They quantify the average age of the micro-organisms in the process and the amount of food that needs to be converted in to new biomass, on a daily basis. Longer sludge ages are required to remove ammonia from wastewaters, but the costs associated with increased aeration also rise.

The sludge age will also affect the microbiology, which in turn affects the rate of settlement in the final sedimentation tanks. A site should therefore understand the optimum between sludge age, cost, effluent quality and settlement.

There is no standard relationship for plants, low or high sludge ages can produce a well or poor settling sludge, depending upon the nature of the wastewater and plant configuration (plug flow or completely mixed).

This difference or variability is greatest for industrial wastewater treatment plants (or those domestic sites with a high proportion of trade effluent). Having understood the optimum for any given site, the F:M can be manipulated to enhance settlement, by compartmentalising the process to select well settling micro-organisms (floc formers) over filamentous organisms.

Creating a kinetic selector can be a cost-effective solution to settlement problems and where successful have replaced more expensive remedial options, typically construction of additional final tanks.

A selector is not a guarantee and the mode of operation (aerobic, anoxic, anaerobic) and the floc loading required need careful consideration, as well as the ability to control the redox potential and return activated sludge load.

Experience and training count


Experienced, trained and well-supported operational teams are capable of investigation, acquiring new knowledge, learning from mistakes and introducing change in a measured, reasoned manner.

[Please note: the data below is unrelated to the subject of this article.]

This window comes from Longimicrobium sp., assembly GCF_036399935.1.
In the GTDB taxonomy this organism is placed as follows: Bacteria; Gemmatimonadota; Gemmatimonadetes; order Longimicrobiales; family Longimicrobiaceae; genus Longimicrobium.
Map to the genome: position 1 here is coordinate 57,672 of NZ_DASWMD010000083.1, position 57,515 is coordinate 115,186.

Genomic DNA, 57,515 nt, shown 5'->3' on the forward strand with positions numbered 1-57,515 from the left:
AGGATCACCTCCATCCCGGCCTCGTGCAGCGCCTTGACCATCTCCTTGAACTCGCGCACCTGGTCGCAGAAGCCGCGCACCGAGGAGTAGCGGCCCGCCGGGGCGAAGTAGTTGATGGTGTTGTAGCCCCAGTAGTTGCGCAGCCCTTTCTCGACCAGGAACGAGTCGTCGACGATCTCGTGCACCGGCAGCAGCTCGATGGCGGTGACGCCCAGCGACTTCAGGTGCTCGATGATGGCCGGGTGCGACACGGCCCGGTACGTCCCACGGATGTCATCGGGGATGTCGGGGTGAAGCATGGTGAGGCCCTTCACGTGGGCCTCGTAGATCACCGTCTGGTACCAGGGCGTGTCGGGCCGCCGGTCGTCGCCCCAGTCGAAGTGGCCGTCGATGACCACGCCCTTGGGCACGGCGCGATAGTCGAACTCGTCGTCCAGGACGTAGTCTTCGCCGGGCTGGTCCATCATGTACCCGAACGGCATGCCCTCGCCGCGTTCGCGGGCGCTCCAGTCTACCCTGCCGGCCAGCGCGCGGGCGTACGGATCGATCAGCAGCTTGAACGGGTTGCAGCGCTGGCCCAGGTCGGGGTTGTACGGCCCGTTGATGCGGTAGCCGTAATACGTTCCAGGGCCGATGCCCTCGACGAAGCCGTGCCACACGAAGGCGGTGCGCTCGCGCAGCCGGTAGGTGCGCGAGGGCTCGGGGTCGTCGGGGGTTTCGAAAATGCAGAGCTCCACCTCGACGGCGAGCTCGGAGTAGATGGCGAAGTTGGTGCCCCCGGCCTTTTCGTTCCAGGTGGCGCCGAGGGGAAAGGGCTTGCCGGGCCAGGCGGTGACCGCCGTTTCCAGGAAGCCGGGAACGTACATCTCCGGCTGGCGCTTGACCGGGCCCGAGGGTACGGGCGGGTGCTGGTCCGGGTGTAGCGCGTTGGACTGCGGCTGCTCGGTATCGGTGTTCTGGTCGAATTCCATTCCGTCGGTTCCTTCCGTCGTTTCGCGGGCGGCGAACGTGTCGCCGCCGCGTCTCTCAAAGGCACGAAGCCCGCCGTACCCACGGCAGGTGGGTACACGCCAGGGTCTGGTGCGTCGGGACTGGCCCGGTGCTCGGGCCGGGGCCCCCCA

Some knowledge of biology, chemistry, engineering, maths and microbiology is needed – and training can be provided in these aspects to provide a foundation. Good training aligns theory and practice, the result being process operators and scientists capable of optimising and troubleshooting.

Demand for science and engineering staff outstrips supply


Competition for experienced process operators, process engineers and process scientists is ferocious in Ireland. Ireland’s talent mismatch has been rated the highest around the world, and skills shortages exist in science and engineering.

To deliver upon the country’s National Skills Strategy “talent cannot be left untapped… migrants will be encouraged to return to Ireland… and there will be increased mobility of early stage researchers. As we approach full employment, making sure Irish workers have the skills that enterprise needs matters more than ever.”

Government policy including Enterprise 2025, Pathways to work 2016–2020 and the Action Plan for Jobs focus on the importance of the Skills Agenda and are part of the Ireland’s strategy to deliver long-term sustainable growth.

In the short term, knowledge gaps can be plugged by training and investing in existing staff, which has been shown to improve staff morale, loyalty and retention, but to be truly successful, training and development requires a long-term, regular commitment from employer and employee.

Author: Matt Smyth is technical director at Aqua Enviro, part of Suez Water Technologies & Solutions. He has 20 years’ experience in the wastewater and anaerobic digestion sectors and has trained more than 1,000 people in these areas. He will be delivering a series of courses on behalf of Engineers Ireland in 2018, click here to find out more and book your place.

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The energy taken to treat the wastewater produced by one person each year will be anywhere from 18 to 100 kilowatt-hours. This is a huge range and impacts significantly upon operating costs. Where a site employs anaerobic digestion, the conversion of organic material into biogas in the absence of...